Tuesday, August 28, 2018

New Release Review+ a DNF--Outside Child by Tiffany L. Warren, + Head Games by Mary B. Morrison


Outside Child by Tiffany L. Warren
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All of Chenille Abrams' dreams came true the day she married NFL star Brayden Carpenter. He's the down-to-earth, loving, and protective man she never thought she'd find. And with her own successful career, Chenille plans to be more than just a famous athlete's wife. She's determined to balance work, marriage, and motherhood, as the couple awaits their first child . . .

Until their son is born with a crippling heart ailment. Until a devastated Brayden starts putting his career above everything else. And when tragedy strikes, Chenille struggles to find a reason to go on--as Brayden takes comfort from anywhere but home . . .

Little by little, Chenille picks up the pieces as she and Brayden try to make their marriage work once more. But when he fathers a baby that the mother can't keep, will this be the final blow? Or can they find a way past betrayal into unexpected hope--to at last have a future worth 

2.5 out of 5 stars
If I could describe this book in one word, it'd be: meh.

Brayden is a budding NFL player at the time he meets Chenille. She's this chocolate sista, with sass, attitude and a growing business.

Brayden is the kind of guy that doesn't fit what one would expect an NFL player to be like. He's not described as being very large. I get the impression he's kind of regular, degular-- just fit. He's not running around with a bunch of women. He's kind and seems personable.

He meets Chenille and falls in love with her ebony skin--and her drive.

They fall together--and love and all the rest ensues.

This book is...boring. I can't think of a better way to describe it. It's not poorly written at all. It reaches it's climax far too late to make a difference for the story--we're talking about 91-100% for the drama. Far too late to matter.

Man, I wanted to like this one so much more than I did. But like I said the conflict happens way later in the story. It was a perfect portrait that someone spilled juice on.

I don't have many words or much thought on this novel, just that I was bored.

I want to see more of what this author can do, but I won't be rushing into it.

Read at your own risk, slow-moving, some romance--and not much else.


Head Games by Mary B. Morrsion
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New York Times bestselling author Mary B. Morrison delivers a sizzling, twist-filled tale of four competitive friends, a dangerous bet—and high-stakes consequences no one can afford to win . . .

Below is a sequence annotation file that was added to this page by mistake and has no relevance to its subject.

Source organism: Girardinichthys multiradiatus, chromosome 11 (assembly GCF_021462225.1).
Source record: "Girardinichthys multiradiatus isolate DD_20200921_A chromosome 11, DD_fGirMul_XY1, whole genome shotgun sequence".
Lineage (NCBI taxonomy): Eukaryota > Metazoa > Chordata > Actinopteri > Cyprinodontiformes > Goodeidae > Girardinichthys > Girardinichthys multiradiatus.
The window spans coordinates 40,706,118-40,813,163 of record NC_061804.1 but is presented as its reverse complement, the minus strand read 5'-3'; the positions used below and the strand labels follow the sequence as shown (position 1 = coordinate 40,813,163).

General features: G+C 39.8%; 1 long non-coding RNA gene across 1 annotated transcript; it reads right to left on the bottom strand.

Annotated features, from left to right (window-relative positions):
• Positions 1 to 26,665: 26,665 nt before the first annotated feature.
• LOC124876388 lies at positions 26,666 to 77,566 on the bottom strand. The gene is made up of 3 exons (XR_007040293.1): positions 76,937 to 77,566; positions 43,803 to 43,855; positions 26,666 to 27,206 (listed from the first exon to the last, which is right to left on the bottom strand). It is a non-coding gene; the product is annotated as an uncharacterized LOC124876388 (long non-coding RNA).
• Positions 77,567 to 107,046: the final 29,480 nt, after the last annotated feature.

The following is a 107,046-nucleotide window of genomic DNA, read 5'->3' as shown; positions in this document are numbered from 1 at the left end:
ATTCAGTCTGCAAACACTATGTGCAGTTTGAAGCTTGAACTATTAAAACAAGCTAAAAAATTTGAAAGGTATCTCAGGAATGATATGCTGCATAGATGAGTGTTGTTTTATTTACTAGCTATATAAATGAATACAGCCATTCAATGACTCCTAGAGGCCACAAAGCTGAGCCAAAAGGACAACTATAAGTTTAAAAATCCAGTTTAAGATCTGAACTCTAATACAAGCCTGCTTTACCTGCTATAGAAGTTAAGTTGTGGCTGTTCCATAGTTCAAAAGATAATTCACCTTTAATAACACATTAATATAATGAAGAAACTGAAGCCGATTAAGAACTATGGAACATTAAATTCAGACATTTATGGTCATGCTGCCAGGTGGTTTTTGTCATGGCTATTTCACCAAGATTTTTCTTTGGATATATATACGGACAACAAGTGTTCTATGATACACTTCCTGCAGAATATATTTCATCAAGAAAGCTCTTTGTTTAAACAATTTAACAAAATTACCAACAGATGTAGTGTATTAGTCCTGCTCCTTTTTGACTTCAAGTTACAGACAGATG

From childhood games to career challenges, Trymm, Dallas, Kohl, and Blitz have stayed the best of friends—and each others’ toughest competition. These bachelors live to party up, sex it down, and get it all. And now they’re betting on which of them can “date-and-dump” the most women in a month—and post the proof on social media. Winner takes all: a cool million dollars. But this game is about to get all-too-real . . .

Trymm has no problem bedding married women looking for quick-and-dirty satisfaction . . . until he falls hard for one he can’t have. A cynical ex-soldier battling PTSD, Dallas woos a hopeful bride to exhaust her savings for picket-fence promises—just to humor his boys. Kohl enjoys his best one-night stand with a mysterious beauty—but his recklessness backfires big time after he exposes her. And Blitz thinks he’s giving a powerful Fortune 500 executive the business—until he gets played . . .

Now everything they care about most—money, family, and friendship—is on the line. All the right moves won’t keep them safe—especially from each other. And the only way out of the game is to concede or risk everything on a dangerous gamble they can only lose . . .

I do not write DNF reviews, because they don't feel fair to the reader.  I didn't finish the book, so how can I write a full review?  However, some books evoke such strong emotions out of me that I find being silent--darn near impossible.

I've never read any books by this author but I've seen her books around--like a friend of a friend. You don't know them, but you know of them. This was like that. As if I finally sat down and actually got to know this friend that often came around--but never got acquainted with.

This book surprised me, not in its goodness, but in the misogyny, the stereotypes, the hate of blackness, and black women.

The book starts off with the line: "Black women are easy, homies."

Despite rolling my eyes, I trudged on in hopeful hopelessness.

The characters proceeded to push the fu** boy agenda by creating a bet to sleep with the most women and make them fall in love.

Whew, chile the ignorance.

I was even more disturbed but kept going--trying to disassociate my distaste for these fictional characters with my own feelings of disgust. They were aplenty.

However, once the characters private parts starting crawling up the back of his latest big-breasted conquest, and they started unknowingly filming said conquests. I was at my wit's end.

For someone whose tagline reads: "eradicate double standards..." As well as speaking on the side of a victim in efforts to help women understand that domestic violence and rape were not the faults of the women. This book strongly speaks against that.

It's misogynistic, stereotypical--and just plain 'ol raggedy. I may revisit this novel again one day and read it through completely. Just to see if the book can rectify itself but my hopes are not high--at all.


  1. Sorry that both of these were such duds. That second one especially screams no with that opening line! Yikes!

  2. Oh dang especially the Mary B. Morrison book, smh.